Opening a computer folder with 100 or more digital images and doing that three or four days in a roll gives you perspective but not necessarily that many more good photographs. A former friend that worked for National Geographic as a photographer told me in the days of film that if you get one good image out of 36 you are an excellent photographer. That was my goal for a long time. Digital through that yardstick out the window on one level but it also put the photographer back in the darkroom if you will.

When I took Photography 101 in college we had a darkroom for our black and white photography. We had complete control of our images. Then along came color and who could afford their own color darkroom. You had to have an intimate relationship with your film processor. Digital gave us a dry darkroom and control of our images again. But still I think if there are three photographs on an average out of 100 you want to spend time with in that dry darkroom you are doing good.

But there are bonanza weeks where your eye, the light, and the subjects available seem to be magic. But even when that is not the case you need to review the photos which did not work and come up with why they did not work. Yes, it is no longer a matter of wasting expensive film but it is part of becoming a better photographer.

Day 240
Coneflower and beetle

 The wet year has certainly given me ample time to learn to photograph sunflowers. And try to come up with unique approaches. I had announced to a photography friend I was out with that I was taking no more photographs of sunflowers. She saw me aiming at the one in the photo I said I was photographing the bug. But this also is not a sunflower but a yellow wild coneflower.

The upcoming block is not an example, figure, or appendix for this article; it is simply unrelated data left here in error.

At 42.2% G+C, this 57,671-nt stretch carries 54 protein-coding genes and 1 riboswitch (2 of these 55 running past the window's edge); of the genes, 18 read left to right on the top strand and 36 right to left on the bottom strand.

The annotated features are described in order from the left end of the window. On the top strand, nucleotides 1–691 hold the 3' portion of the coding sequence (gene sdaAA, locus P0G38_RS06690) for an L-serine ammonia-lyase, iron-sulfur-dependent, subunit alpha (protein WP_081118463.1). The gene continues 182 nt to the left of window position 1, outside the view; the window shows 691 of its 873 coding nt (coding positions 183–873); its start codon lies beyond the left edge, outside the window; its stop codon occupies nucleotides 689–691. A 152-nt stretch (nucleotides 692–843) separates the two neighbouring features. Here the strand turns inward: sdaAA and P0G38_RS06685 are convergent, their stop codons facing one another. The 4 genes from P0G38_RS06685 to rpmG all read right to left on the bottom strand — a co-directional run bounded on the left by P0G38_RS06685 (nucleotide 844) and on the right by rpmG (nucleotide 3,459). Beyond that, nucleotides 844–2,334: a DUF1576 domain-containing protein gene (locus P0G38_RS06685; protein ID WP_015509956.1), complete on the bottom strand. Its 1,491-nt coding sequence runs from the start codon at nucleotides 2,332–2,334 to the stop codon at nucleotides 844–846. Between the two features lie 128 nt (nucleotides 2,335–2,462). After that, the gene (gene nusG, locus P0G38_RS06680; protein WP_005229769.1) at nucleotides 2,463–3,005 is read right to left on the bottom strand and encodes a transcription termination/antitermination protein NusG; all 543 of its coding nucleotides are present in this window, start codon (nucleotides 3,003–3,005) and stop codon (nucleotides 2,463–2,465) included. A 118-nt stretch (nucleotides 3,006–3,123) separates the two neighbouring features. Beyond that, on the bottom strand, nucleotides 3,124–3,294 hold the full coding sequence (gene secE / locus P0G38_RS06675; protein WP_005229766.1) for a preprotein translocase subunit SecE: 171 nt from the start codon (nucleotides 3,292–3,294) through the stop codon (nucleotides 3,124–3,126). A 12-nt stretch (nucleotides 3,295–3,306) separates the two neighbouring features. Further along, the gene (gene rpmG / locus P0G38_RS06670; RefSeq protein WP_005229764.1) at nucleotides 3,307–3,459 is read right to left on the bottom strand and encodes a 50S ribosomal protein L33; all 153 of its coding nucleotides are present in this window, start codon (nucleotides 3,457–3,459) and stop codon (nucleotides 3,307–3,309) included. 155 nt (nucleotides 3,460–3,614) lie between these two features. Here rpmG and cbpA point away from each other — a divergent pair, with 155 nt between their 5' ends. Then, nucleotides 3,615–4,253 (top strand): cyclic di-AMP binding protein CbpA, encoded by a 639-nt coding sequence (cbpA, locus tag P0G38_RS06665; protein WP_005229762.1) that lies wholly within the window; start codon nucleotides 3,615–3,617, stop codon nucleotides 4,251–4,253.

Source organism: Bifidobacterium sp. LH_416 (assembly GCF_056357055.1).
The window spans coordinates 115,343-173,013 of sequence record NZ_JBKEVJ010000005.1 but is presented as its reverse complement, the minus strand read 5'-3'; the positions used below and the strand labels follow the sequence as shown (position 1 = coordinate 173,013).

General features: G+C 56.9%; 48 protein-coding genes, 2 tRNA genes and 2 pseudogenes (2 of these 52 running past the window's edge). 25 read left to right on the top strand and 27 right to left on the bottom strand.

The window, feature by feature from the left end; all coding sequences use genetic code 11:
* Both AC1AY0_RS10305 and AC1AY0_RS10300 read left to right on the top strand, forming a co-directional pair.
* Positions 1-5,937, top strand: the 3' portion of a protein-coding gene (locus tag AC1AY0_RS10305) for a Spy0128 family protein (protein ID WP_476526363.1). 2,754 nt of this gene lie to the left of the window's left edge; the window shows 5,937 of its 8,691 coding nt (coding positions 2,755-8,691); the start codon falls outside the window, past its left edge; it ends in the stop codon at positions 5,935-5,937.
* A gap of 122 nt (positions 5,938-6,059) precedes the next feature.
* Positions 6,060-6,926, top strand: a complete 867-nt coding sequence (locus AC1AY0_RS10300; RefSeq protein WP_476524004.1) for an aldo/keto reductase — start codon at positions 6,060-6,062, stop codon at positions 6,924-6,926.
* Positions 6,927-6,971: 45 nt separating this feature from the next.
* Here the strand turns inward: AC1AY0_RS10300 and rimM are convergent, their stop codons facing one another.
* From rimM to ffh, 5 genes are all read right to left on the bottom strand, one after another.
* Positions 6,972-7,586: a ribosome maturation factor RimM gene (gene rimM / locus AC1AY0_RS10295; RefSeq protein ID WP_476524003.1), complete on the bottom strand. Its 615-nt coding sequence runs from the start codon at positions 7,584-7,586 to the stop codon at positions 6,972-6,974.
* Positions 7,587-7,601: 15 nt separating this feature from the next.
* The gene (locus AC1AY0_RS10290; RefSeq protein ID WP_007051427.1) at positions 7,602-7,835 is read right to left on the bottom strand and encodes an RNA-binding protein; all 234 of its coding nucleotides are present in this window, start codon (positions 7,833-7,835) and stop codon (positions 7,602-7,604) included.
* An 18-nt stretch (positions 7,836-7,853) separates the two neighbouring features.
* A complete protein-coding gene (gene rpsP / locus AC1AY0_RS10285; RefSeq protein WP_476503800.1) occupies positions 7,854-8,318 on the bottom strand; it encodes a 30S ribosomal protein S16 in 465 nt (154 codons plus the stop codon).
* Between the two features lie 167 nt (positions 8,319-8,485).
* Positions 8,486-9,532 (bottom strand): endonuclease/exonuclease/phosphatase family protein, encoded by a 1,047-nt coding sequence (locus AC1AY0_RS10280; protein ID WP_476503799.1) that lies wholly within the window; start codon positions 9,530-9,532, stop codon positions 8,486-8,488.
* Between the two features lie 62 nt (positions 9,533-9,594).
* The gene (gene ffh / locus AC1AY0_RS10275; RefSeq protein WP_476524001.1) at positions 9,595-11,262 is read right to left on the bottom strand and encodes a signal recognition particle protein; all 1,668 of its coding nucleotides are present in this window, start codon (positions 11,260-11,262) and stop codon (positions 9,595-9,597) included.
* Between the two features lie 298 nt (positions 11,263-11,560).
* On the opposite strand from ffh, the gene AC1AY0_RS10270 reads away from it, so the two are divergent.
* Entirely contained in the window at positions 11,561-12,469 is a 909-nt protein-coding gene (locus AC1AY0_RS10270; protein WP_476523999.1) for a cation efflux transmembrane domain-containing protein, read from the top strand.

Day 241
Remains of hotel at old Stage Coach stop
Dawson, New Mexico

It is always nice to have new subjects to photograph but familiarity also makes for better photographs. Definitely want to revisit the stage coach stop and also Ojo Caliente and retake the same images but at a different time of day or from another angle.

Day 242
Latia fence at Ojo Caliente

Adobe walls and vigas are familiar architectural elements, however. And because the were familiar I wanted to try a couple different treatments in that dry darkroom. I think I am more fond of the black and white.

Day 243
Shadows and light

But the sepia with a more generous crop makes the building look older. It is a new building built in the old style.

Day 244
Sepia treatment

 But we stayed in the historic hotel where the aim was to keep the historic look but in the renovation and in the photographs. Upon return I want to spend more time with the details of the old hotel.

Day 245
Chair at the end of the hall